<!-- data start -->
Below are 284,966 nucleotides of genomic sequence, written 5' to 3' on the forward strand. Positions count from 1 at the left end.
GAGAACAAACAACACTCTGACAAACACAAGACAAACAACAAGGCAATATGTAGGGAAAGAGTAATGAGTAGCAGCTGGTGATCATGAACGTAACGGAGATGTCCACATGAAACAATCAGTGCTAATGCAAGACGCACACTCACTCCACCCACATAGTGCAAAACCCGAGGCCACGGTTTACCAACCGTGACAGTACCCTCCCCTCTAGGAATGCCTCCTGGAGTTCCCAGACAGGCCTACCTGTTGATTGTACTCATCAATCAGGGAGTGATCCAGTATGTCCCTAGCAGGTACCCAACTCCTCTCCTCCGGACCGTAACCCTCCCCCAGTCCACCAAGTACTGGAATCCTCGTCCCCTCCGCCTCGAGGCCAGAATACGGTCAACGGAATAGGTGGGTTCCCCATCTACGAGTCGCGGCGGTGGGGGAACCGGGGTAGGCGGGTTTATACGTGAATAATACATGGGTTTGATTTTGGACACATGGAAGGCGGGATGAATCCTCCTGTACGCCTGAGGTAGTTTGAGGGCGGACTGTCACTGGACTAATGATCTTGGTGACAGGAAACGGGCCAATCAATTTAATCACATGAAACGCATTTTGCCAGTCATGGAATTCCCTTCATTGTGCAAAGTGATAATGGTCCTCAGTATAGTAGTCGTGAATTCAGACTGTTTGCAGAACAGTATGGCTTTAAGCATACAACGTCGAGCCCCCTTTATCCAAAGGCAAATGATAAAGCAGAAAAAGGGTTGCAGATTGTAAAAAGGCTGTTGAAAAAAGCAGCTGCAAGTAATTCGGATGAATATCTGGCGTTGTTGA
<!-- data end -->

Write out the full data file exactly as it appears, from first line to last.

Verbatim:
Below are 284,966 nucleotides of genomic sequence, written 5' to 3' on the forward strand. Positions count from 1 at the left end.
GAGAACAAACAACACTCTGACAAACACAAGACAAACAACAAGGCAATATGTAGGGAAAGAGTAATGAGTAGCAGCTGGTGATCATGAACGTAACGGAGATGTCCACATGAAACAATCAGTGCTAATGCAAGACGCACACTCACTCCACCCACATAGTGCAAAACCCGAGGCCACGGTTTACCAACCGTGACAGTACCCTCCCCTCTAGGAATGCCTCCTGGAGTTCCCAGACAGGCCTACCTGTTGATTGTACTCATCAATCAGGGAGTGATCCAGTATGTCCCTAGCAGGTACCCAACTCCTCTCCTCCGGACCGTAACCCTCCCCCAGTCCACCAAGTACTGGAATCCTCGTCCCCTCCGCCTCGAGGCCAGAATACGGTCAACGGAATAGGTGGGTTCCCCATCTACGAGTCGCGGCGGTGGGGGAACCGGGGTAGGCGGGTTTATACGTGAATAATACATGGGTTTGATTTTGGACACATGGAAGGCGGGATGAATCCTCCTGTACGCCTGAGGTAGTTTGAGGGCGGACTGTCACTGGACTAATGATCTTGGTGACAGGAAACGGGCCAATCAATTTAATCACATGAAACGCATTTTGCCAGTCATGGAATTCCCTTCATTGTGCAAAGTGATAATGGTCCTCAGTATAGTAGTCGTGAATTCAGACTGTTTGCAGAACAGTATGGCTTTAAGCATACAACGTCGAGCCCCCTTTATCCAAAGGCAAATGATAAAGCAGAAAAAGGGTTGCAGATTGTAAAAAGGCTGTTGAAAAAAGCAGCTGCAAGTAATTCGGATGAATATCTGGCGTTGTTGA